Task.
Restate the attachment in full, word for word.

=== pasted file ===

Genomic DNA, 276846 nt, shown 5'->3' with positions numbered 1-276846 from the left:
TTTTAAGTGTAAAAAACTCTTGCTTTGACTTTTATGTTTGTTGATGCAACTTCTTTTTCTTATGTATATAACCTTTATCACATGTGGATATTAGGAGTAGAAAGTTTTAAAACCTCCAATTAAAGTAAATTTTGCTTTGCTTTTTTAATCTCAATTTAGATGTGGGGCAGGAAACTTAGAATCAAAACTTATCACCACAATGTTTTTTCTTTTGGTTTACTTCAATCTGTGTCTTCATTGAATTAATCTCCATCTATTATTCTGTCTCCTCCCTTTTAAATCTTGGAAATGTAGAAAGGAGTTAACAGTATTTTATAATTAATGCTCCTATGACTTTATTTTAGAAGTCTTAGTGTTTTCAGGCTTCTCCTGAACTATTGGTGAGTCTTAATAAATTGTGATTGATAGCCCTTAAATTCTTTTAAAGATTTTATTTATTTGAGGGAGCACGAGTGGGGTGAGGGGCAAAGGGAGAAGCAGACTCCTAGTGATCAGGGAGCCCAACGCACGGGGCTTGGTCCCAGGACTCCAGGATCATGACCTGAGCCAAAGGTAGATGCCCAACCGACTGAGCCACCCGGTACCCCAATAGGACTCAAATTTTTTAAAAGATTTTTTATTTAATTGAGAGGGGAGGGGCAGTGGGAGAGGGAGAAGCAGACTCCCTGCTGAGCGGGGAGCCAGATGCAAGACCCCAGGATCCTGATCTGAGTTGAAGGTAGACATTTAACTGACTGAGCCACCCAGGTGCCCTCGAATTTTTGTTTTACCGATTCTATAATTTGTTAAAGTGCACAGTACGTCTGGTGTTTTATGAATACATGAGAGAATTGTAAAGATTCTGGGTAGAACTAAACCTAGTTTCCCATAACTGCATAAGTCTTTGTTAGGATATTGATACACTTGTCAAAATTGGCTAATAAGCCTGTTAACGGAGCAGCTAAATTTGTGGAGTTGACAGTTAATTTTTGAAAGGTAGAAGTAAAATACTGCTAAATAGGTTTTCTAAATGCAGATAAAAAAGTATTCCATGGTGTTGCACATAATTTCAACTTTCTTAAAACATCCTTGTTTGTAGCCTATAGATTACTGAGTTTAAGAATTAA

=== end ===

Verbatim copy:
Genomic DNA, 276846 nt, shown 5'->3' with positions numbered 1-276846 from the left:
TTTTAAGTGTAAAAAACTCTTGCTTTGACTTTTATGTTTGTTGATGCAACTTCTTTTTCTTATGTATATAACCTTTATCACATGTGGATATTAGGAGTAGAAAGTTTTAAAACCTCCAATTAAAGTAAATTTTGCTTTGCTTTTTTAATCTCAATTTAGATGTGGGGCAGGAAACTTAGAATCAAAACTTATCACCACAATGTTTTTTCTTTTGGTTTACTTCAATCTGTGTCTTCATTGAATTAATCTCCATCTATTATTCTGTCTCCTCCCTTTTAAATCTTGGAAATGTAGAAAGGAGTTAACAGTATTTTATAATTAATGCTCCTATGACTTTATTTTAGAAGTCTTAGTGTTTTCAGGCTTCTCCTGAACTATTGGTGAGTCTTAATAAATTGTGATTGATAGCCCTTAAATTCTTTTAAAGATTTTATTTATTTGAGGGAGCACGAGTGGGGTGAGGGGCAAAGGGAGAAGCAGACTCCTAGTGATCAGGGAGCCCAACGCACGGGGCTTGGTCCCAGGACTCCAGGATCATGACCTGAGCCAAAGGTAGATGCCCAACCGACTGAGCCACCCGGTACCCCAATAGGACTCAAATTTTTTAAAAGATTTTTTATTTAATTGAGAGGGGAGGGGCAGTGGGAGAGGGAGAAGCAGACTCCCTGCTGAGCGGGGAGCCAGATGCAAGACCCCAGGATCCTGATCTGAGTTGAAGGTAGACATTTAACTGACTGAGCCACCCAGGTGCCCTCGAATTTTTGTTTTACCGATTCTATAATTTGTTAAAGTGCACAGTACGTCTGGTGTTTTATGAATACATGAGAGAATTGTAAAGATTCTGGGTAGAACTAAACCTAGTTTCCCATAACTGCATAAGTCTTTGTTAGGATATTGATACACTTGTCAAAATTGGCTAATAAGCCTGTTAACGGAGCAGCTAAATTTGTGGAGTTGACAGTTAATTTTTGAAAGGTAGAAGTAAAATACTGCTAAATAGGTTTTCTAAATGCAGATAAAAAAGTATTCCATGGTGTTGCACATAATTTCAACTTTCTTAAAACATCCTTGTTTGTAGCCTATAGATTACTGAGTTTAAGAATTAA